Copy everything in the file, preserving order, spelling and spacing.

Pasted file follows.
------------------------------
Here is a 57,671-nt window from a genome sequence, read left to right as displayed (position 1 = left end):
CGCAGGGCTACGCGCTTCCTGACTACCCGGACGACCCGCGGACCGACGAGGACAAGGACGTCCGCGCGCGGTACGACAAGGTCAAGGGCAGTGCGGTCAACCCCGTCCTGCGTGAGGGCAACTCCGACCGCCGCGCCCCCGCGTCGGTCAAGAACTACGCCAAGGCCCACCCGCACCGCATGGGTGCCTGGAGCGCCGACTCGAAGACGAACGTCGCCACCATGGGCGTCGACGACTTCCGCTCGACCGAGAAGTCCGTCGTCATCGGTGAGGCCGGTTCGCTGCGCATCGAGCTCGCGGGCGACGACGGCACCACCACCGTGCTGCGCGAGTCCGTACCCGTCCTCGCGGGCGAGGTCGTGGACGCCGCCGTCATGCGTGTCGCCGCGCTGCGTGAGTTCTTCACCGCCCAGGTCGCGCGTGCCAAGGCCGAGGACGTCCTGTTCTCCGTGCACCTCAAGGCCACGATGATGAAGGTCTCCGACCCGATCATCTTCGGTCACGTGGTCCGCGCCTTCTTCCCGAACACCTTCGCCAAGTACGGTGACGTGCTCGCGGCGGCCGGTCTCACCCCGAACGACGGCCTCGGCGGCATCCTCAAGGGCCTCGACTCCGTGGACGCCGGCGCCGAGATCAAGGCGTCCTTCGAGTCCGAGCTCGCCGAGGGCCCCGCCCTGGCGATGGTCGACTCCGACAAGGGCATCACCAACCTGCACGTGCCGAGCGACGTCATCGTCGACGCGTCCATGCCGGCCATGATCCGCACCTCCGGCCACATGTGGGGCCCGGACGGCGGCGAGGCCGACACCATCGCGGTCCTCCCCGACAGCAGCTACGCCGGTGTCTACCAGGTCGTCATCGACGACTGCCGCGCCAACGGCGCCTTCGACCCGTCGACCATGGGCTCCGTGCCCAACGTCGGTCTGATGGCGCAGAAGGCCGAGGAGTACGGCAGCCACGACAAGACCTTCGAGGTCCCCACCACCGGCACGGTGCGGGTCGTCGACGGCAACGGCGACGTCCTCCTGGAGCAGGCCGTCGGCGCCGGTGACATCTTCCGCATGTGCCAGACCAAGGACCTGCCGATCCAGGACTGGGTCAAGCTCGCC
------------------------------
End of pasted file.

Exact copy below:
Here is a 57,671-nt window from a genome sequence, read left to right as displayed (position 1 = left end):
CGCAGGGCTACGCGCTTCCTGACTACCCGGACGACCCGCGGACCGACGAGGACAAGGACGTCCGCGCGCGGTACGACAAGGTCAAGGGCAGTGCGGTCAACCCCGTCCTGCGTGAGGGCAACTCCGACCGCCGCGCCCCCGCGTCGGTCAAGAACTACGCCAAGGCCCACCCGCACCGCATGGGTGCCTGGAGCGCCGACTCGAAGACGAACGTCGCCACCATGGGCGTCGACGACTTCCGCTCGACCGAGAAGTCCGTCGTCATCGGTGAGGCCGGTTCGCTGCGCATCGAGCTCGCGGGCGACGACGGCACCACCACCGTGCTGCGCGAGTCCGTACCCGTCCTCGCGGGCGAGGTCGTGGACGCCGCCGTCATGCGTGTCGCCGCGCTGCGTGAGTTCTTCACCGCCCAGGTCGCGCGTGCCAAGGCCGAGGACGTCCTGTTCTCCGTGCACCTCAAGGCCACGATGATGAAGGTCTCCGACCCGATCATCTTCGGTCACGTGGTCCGCGCCTTCTTCCCGAACACCTTCGCCAAGTACGGTGACGTGCTCGCGGCGGCCGGTCTCACCCCGAACGACGGCCTCGGCGGCATCCTCAAGGGCCTCGACTCCGTGGACGCCGGCGCCGAGATCAAGGCGTCCTTCGAGTCCGAGCTCGCCGAGGGCCCCGCCCTGGCGATGGTCGACTCCGACAAGGGCATCACCAACCTGCACGTGCCGAGCGACGTCATCGTCGACGCGTCCATGCCGGCCATGATCCGCACCTCCGGCCACATGTGGGGCCCGGACGGCGGCGAGGCCGACACCATCGCGGTCCTCCCCGACAGCAGCTACGCCGGTGTCTACCAGGTCGTCATCGACGACTGCCGCGCCAACGGCGCCTTCGACCCGTCGACCATGGGCTCCGTGCCCAACGTCGGTCTGATGGCGCAGAAGGCCGAGGAGTACGGCAGCCACGACAAGACCTTCGAGGTCCCCACCACCGGCACGGTGCGGGTCGTCGACGGCAACGGCGACGTCCTCCTGGAGCAGGCCGTCGGCGCCGGTGACATCTTCCGCATGTGCCAGACCAAGGACCTGCCGATCCAGGACTGGGTCAAGCTCGCC